💡 For example, if you add a Per employee expense line for Lunch in the amount of $200 under your R&D department which has 10 employees, the amount shown in your budget would be $2000 per month (or $200*20=$2000).
You can choose to apply the Per employee expense to your overall budget, or to a specific budget group. You can also choose to apply the expense per dimension.
See How do I enter an expense per employee, like software costs? for more information.
Per new employee expense
Directly related to new hires. The amount you enter is multiplied by the total number of new employees with hire dates under the parent line in which this expense is opened.
Expense from model
The expense generated from your expense model projections. See the video on Getting started with models.
Adds a buffer for unexpected or unforeseen expenses to your budget. The reserve is calculated as a percentage of the budget group in which it appears.
💡 For example, a reserve line of 5% under Operating Expenses that are equal to $1,000,000 adds a buffer of $50,000 to your budget.
Drawn and calculated from the data in the Amount field of another budget line. You can select an existing budget line from the drop-down menu and set the percentage to calculate from the designated line.
💡 For example, let's say you create a calculated expense line named Commission which you choose to be equal to 4% of the Revenue line. If the Revenue line shows $20,000 for Jan 2020 and $35,000 for Feb 2020, the Commission line will show $800 for Jan 2020 and $1400 for Feb 2020 in the preview window.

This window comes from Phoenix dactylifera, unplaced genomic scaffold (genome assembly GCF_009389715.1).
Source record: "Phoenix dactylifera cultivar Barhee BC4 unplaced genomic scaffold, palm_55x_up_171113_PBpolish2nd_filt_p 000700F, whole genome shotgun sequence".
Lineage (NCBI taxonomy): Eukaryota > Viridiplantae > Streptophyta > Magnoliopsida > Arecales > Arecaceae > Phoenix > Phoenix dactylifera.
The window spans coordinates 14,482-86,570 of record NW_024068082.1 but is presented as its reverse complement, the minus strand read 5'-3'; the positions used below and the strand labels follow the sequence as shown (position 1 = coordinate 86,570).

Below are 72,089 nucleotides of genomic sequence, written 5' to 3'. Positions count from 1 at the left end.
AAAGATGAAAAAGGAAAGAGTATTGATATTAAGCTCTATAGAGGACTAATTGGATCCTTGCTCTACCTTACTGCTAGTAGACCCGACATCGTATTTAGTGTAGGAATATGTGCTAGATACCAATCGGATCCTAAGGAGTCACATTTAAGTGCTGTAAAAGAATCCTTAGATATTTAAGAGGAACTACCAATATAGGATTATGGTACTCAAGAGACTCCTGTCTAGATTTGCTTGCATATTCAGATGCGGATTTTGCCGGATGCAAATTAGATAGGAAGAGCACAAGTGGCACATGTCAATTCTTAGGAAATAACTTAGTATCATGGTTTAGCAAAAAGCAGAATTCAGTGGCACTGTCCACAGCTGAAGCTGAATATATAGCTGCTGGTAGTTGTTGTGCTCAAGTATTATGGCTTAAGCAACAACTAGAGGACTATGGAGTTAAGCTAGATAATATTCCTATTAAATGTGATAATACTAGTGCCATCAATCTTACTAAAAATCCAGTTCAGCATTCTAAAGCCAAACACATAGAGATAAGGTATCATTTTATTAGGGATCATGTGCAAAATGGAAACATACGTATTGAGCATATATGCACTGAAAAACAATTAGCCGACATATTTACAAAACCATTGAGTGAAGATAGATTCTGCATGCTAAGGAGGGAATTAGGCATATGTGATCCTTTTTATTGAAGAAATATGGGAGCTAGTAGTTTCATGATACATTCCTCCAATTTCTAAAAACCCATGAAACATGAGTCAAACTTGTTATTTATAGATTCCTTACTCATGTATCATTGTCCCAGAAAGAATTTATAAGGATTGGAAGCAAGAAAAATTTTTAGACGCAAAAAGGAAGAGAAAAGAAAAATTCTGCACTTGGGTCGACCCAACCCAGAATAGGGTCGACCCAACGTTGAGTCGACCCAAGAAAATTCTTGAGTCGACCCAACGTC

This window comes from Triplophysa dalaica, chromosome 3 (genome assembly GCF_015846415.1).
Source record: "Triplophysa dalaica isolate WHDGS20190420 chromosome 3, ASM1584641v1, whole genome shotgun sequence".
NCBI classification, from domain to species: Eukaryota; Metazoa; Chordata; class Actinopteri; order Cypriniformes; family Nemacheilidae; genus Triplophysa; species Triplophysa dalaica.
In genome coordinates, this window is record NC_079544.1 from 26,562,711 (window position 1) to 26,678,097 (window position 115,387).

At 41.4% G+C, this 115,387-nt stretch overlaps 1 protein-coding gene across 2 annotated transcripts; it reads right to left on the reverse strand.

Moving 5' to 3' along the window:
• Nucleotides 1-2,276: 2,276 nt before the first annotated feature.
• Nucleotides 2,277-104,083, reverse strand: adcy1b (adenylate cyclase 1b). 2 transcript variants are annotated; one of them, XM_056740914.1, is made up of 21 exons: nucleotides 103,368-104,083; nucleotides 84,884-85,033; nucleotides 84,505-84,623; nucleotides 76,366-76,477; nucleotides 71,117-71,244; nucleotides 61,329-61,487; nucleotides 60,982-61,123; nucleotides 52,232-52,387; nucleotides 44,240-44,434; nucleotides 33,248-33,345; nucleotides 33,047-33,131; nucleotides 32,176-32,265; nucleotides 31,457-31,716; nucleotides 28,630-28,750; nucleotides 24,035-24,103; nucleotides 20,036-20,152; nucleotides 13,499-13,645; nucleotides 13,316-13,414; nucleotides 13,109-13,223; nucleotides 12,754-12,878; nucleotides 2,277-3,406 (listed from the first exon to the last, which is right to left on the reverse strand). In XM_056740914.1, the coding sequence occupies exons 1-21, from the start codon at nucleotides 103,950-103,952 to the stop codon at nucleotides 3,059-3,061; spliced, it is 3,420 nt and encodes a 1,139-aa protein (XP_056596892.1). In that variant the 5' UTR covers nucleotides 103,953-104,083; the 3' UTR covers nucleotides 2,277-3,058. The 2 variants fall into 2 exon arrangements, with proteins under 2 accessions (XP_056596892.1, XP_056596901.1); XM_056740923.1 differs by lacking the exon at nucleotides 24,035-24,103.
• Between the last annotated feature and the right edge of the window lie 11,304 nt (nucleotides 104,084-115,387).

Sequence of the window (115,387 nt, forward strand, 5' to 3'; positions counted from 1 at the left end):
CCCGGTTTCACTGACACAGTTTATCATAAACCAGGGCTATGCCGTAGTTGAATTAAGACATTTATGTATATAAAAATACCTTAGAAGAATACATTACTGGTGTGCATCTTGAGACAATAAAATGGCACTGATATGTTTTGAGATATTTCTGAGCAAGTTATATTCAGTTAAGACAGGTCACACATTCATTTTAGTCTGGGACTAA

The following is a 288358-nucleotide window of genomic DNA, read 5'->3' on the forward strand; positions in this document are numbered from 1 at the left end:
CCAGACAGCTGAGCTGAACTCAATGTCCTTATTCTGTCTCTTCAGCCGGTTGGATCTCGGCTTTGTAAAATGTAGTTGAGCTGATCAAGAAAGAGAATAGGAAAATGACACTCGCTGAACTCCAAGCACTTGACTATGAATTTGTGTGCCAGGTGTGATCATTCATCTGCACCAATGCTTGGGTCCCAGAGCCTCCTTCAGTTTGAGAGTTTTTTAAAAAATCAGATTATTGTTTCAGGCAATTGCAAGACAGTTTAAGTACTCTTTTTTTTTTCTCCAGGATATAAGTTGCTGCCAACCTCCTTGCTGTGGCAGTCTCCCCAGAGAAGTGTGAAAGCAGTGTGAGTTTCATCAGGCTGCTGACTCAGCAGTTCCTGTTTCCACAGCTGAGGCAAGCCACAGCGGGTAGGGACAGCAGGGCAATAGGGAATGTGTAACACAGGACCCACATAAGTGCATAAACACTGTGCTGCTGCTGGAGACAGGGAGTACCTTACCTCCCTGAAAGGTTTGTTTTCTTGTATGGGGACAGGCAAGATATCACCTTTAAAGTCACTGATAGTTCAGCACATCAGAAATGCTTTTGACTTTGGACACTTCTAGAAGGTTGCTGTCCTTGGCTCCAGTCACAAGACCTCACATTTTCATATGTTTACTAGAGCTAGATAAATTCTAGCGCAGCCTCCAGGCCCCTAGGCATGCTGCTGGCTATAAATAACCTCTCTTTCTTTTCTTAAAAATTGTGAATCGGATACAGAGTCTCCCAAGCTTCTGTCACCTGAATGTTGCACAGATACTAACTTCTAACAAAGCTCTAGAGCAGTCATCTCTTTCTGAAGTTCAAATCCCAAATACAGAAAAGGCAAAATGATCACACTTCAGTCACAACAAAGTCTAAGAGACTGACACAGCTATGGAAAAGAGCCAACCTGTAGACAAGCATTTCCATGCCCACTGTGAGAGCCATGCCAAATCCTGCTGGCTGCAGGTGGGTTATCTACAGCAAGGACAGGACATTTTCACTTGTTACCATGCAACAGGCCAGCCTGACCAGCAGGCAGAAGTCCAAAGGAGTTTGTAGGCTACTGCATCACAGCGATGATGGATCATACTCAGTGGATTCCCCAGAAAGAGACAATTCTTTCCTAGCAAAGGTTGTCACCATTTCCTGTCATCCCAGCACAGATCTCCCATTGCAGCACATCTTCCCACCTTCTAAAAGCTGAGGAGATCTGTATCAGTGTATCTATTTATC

See the video on How do I compute expenses based on other lines?.
An expense that is set aside from another expense line. Before you add this expense, the line you want to allocate from should already exist. The allocation method is available by percentage, or per capita. The chosen amount (percentage or capita) is subtracted from the designated expense.
💡 For example, let's say you have a budget line under G&A for rent of $10,000. You can create an allocated expense for the R&D department for the rent cost which you may decide is 30% of the rent expense line. An amount of $3,000 shows up as a monthly expense in the R&D rent expense line. This amount is then subtracted from the rent expense line of $10,000 which leaves $7,000 a month.
Another option is to allocate the rent per capita. For example, if your company has 50 employees of which 20 are in the R&D department, then these 20 employees represent 40% of the company. The per capita allocation would be calculated as 40% of the R&D rent expense line as: $10,000*40%=$4000.
For more information, see the video How to allocate a shared cost between departments?.
Used for crediting your budget, or for making adjustments to your expenses to the accounting period in which they occurred.
💡 For example, if you receive a reimbursement from a vendor, you can make an expense adjustment as a one-time event, or as a recurring credit (monthly, quarterly, or yearly).